I have my local user localUser who has directory /home/localUser. There is another user serviceUser who runs some services and he needs full access to some folders in my home directory.

I want to create group serviceGroup and add serviceUser there. Then I want to give full access to home/localUser/workingFolder folder.

How to do that?

  • You should edit your question: define what you mean with "full access".
    – pefu
    May 14, 2015 at 13:48

3 Answers 3

  • Assuming one user will be the user the /home is created for:

    -- That user would have ALL Permissions by default, as for the others create the users and then add them to the Original users' GROUP

    -- Then make sure the GROUP has 777 permissions

    sudo groupadd serviceGroup  ## Creates the needed group

    sudo useradd serviceUser  ## Adds the service tech user account

    sudo usermod -a -G serviceGroup serviceUser  ## Adds service Account to the service group 

    sudo chmod -R 777 $serviceGroup  ## grants  full access to the serviceGroup members 

    sudo chown -R localuser:serviceGroup /home/localuser  ## owner stays  localuser but  anyone in the serviceGroup "group" has access to its full  contents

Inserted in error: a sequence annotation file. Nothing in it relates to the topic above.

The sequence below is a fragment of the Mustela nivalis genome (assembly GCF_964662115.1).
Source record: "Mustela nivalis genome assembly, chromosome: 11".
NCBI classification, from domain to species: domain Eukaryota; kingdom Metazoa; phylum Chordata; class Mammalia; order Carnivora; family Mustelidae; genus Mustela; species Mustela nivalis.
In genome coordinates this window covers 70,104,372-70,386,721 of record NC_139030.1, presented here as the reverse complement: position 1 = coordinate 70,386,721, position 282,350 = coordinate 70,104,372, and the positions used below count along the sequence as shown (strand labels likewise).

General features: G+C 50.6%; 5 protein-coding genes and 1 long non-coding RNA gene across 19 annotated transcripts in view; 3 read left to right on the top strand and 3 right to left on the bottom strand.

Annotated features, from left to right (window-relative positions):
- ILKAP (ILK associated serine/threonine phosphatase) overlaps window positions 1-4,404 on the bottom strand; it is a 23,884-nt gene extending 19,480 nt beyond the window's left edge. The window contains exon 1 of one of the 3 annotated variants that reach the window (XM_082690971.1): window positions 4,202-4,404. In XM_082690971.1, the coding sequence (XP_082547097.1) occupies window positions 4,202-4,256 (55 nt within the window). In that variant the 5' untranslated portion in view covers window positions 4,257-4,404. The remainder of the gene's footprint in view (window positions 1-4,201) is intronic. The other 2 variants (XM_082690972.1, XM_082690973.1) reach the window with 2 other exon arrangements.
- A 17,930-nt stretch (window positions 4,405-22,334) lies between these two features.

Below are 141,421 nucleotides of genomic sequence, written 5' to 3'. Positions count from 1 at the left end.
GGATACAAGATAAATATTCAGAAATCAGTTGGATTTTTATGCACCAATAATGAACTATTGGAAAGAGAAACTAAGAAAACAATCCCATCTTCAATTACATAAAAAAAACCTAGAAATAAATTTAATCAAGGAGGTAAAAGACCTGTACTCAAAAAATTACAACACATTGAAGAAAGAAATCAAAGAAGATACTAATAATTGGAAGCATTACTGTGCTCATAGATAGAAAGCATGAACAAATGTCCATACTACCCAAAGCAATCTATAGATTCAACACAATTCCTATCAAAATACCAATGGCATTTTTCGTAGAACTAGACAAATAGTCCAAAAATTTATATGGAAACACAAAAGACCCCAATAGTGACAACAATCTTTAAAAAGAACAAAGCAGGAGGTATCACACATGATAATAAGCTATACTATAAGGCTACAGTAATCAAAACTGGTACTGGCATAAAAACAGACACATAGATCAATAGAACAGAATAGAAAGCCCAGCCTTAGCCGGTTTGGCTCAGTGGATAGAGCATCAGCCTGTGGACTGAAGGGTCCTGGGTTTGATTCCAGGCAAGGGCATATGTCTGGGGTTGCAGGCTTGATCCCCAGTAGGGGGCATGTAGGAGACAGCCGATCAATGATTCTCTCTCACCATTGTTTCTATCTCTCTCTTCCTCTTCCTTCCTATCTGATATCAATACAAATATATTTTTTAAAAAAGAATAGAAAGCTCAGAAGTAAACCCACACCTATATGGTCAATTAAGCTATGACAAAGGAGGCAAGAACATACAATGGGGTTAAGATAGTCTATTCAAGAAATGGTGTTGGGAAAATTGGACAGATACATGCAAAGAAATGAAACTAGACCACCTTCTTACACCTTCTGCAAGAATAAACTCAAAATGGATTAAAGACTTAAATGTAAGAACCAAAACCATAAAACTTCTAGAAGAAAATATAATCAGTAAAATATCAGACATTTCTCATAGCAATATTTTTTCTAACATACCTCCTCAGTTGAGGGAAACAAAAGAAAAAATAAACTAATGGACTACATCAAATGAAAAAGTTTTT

• I edited the question. May 14, 2015 at 10:06
  • chmod: missing operand after ‘777’ Try 'chmod --help' for more information. May 14, 2015 at 10:17
  • still getting that error May 14, 2015 at 10:19
  • $serviceGroup is a variable that is not defined…
    – slhck
    May 16, 2015 at 17:33
  • I would replace sudo chmod -R 777 $serviceGroup with something like chmod -R g+rwx /apps from askubuntu.com/a/488491/48214
    – Ryan
    Jul 11, 2018 at 17:37

This answer teaches you how to fish.

  1. You want to use the useradd (or adduser on Debian) command to create the serviceUser.

  2. You want to use the groupadd (or addgroup on Debian) command to create the serviceGroup.

  3. You want to use the usermod (or adduser on Debian) command to add serviceUser user to the serviceGroup group.

  4. You want to use the chgrp command to change the group of workingFolder.

  5. You want to use the chmod command to change the rights for the group to allow read, write and execute access.

  6. You want to use the man command to get the required detail info to perform the exact actions.

  7. Start with the man man command.


Check also permissions of /home. At least it should have execution permissions for all:

chmod 755 /home
  • I disagree. If that were the case there would 1) be no need for a ServiceGroup and 2) assuming enterprise as the question was worded (even tho holds true for home user but to lesser degree) would degrade security. Jul 13, 2018 at 1:24

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